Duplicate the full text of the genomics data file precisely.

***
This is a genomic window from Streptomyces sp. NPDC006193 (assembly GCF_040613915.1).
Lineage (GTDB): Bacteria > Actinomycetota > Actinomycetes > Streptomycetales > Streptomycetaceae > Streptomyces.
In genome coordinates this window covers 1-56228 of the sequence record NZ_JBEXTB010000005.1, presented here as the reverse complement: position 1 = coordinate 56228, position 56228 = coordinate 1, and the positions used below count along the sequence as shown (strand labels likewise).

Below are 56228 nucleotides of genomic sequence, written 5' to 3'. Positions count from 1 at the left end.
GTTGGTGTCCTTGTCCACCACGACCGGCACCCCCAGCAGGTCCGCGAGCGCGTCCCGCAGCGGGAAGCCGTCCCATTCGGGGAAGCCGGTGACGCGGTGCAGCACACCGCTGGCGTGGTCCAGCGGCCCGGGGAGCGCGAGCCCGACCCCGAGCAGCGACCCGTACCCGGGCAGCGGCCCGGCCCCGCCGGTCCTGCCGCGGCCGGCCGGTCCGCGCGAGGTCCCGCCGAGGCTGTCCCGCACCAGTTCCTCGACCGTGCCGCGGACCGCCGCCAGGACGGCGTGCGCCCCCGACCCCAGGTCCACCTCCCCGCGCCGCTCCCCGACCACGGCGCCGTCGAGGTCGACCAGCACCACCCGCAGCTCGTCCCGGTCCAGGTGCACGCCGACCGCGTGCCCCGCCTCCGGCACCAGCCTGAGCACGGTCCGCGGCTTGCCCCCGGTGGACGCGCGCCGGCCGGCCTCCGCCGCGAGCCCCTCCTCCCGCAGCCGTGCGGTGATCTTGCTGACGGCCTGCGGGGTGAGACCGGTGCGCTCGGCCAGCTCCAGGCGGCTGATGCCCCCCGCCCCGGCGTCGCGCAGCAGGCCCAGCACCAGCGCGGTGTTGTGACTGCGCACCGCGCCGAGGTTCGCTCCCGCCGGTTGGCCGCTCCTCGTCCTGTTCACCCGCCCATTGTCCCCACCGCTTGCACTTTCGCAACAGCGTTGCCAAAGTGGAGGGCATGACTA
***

This is a genomic window from Streptomyces sp. NPDC006193 (assembly GCF_040613915.1).
Lineage (GTDB): Bacteria > Actinomycetota > Actinomycetes > Streptomycetales > Streptomycetaceae > Streptomyces.
In genome coordinates this window covers 1-56228 of the sequence record NZ_JBEXTB010000005.1, presented here as the reverse complement: position 1 = coordinate 56228, position 56228 = coordinate 1, and the positions used below count along the sequence as shown (strand labels likewise).

Below are 56228 nucleotides of genomic sequence, written 5' to 3'. Positions count from 1 at the left end.
GTTGGTGTCCTTGTCCACCACGACCGGCACCCCCAGCAGGTCCGCGAGCGCGTCCCGCAGCGGGAAGCCGTCCCATTCGGGGAAGCCGGTGACGCGGTGCAGCACACCGCTGGCGTGGTCCAGCGGCCCGGGGAGCGCGAGCCCGACCCCGAGCAGCGACCCGTACCCGGGCAGCGGCCCGGCCCCGCCGGTCCTGCCGCGGCCGGCCGGTCCGCGCGAGGTCCCGCCGAGGCTGTCCCGCACCAGTTCCTCGACCGTGCCGCGGACCGCCGCCAGGACGGCGTGCGCCCCCGACCCCAGGTCCACCTCCCCGCGCCGCTCCCCGACCACGGCGCCGTCGAGGTCGACCAGCACCACCCGCAGCTCGTCCCGGTCCAGGTGCACGCCGACCGCGTGCCCCGCCTCCGGCACCAGCCTGAGCACGGTCCGCGGCTTGCCCCCGGTGGACGCGCGCCGGCCGGCCTCCGCCGCGAGCCCCTCCTCCCGCAGCCGTGCGGTGATCTTGCTGACGGCCTGCGGGGTGAGACCGGTGCGCTCGGCCAGCTCCAGGCGGCTGATGCCCCCCGCCCCGGCGTCGCGCAGCAGGCCCAGCACCAGCGCGGTGTTGTGACTGCGCACCGCGCCGAGGTTCGCTCCCGCCGGTTGGCCGCTCCTCGTCCTGTTCACCCGCCCATTGTCCCCACCGCTTGCACTTTCGCAACAGCGTTGCCAAAGTGGAGGGCATGACTA